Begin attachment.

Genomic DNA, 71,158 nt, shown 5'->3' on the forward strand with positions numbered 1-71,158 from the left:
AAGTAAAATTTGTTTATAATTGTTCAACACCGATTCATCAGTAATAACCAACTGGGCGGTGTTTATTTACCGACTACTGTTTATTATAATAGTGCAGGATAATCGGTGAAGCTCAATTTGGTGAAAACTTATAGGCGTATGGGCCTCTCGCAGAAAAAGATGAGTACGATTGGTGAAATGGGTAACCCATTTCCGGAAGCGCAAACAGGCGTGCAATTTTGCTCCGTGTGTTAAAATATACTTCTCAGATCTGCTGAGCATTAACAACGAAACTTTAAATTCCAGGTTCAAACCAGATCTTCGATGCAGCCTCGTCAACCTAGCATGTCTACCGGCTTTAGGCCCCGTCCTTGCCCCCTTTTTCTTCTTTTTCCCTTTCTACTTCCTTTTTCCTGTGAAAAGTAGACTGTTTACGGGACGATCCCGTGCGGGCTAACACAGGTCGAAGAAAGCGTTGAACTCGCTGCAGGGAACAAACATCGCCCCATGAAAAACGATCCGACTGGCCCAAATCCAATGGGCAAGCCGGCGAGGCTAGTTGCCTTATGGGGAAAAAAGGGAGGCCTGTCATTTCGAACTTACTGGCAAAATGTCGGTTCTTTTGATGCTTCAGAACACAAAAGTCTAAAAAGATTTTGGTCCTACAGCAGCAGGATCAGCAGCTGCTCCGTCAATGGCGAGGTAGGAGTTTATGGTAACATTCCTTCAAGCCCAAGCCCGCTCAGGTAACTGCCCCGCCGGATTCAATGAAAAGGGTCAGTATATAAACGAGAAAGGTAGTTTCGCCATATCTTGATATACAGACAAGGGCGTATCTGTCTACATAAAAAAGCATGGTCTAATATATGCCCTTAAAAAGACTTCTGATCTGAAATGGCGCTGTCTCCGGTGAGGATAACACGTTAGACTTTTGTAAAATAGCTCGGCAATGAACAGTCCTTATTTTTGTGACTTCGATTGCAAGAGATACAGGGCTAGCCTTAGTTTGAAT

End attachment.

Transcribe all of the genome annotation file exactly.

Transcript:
Genomic DNA, 71,158 nt, shown 5'->3' on the forward strand with positions numbered 1-71,158 from the left:
AAGTAAAATTTGTTTATAATTGTTCAACACCGATTCATCAGTAATAACCAACTGGGCGGTGTTTATTTACCGACTACTGTTTATTATAATAGTGCAGGATAATCGGTGAAGCTCAATTTGGTGAAAACTTATAGGCGTATGGGCCTCTCGCAGAAAAAGATGAGTACGATTGGTGAAATGGGTAACCCATTTCCGGAAGCGCAAACAGGCGTGCAATTTTGCTCCGTGTGTTAAAATATACTTCTCAGATCTGCTGAGCATTAACAACGAAACTTTAAATTCCAGGTTCAAACCAGATCTTCGATGCAGCCTCGTCAACCTAGCATGTCTACCGGCTTTAGGCCCCGTCCTTGCCCCCTTTTTCTTCTTTTTCCCTTTCTACTTCCTTTTTCCTGTGAAAAGTAGACTGTTTACGGGACGATCCCGTGCGGGCTAACACAGGTCGAAGAAAGCGTTGAACTCGCTGCAGGGAACAAACATCGCCCCATGAAAAACGATCCGACTGGCCCAAATCCAATGGGCAAGCCGGCGAGGCTAGTTGCCTTATGGGGAAAAAAGGGAGGCCTGTCATTTCGAACTTACTGGCAAAATGTCGGTTCTTTTGATGCTTCAGAACACAAAAGTCTAAAAAGATTTTGGTCCTACAGCAGCAGGATCAGCAGCTGCTCCGTCAATGGCGAGGTAGGAGTTTATGGTAACATTCCTTCAAGCCCAAGCCCGCTCAGGTAACTGCCCCGCCGGATTCAATGAAAAGGGTCAGTATATAAACGAGAAAGGTAGTTTCGCCATATCTTGATATACAGACAAGGGCGTATCTGTCTACATAAAAAAGCATGGTCTAATATATGCCCTTAAAAAGACTTCTGATCTGAAATGGCGCTGTCTCCGGTGAGGATAACACGTTAGACTTTTGTAAAATAGCTCGGCAATGAACAGTCCTTATTTTTGTGACTTCGATTGCAAGAGATACAGGGCTAGCCTTAGTTTGAAT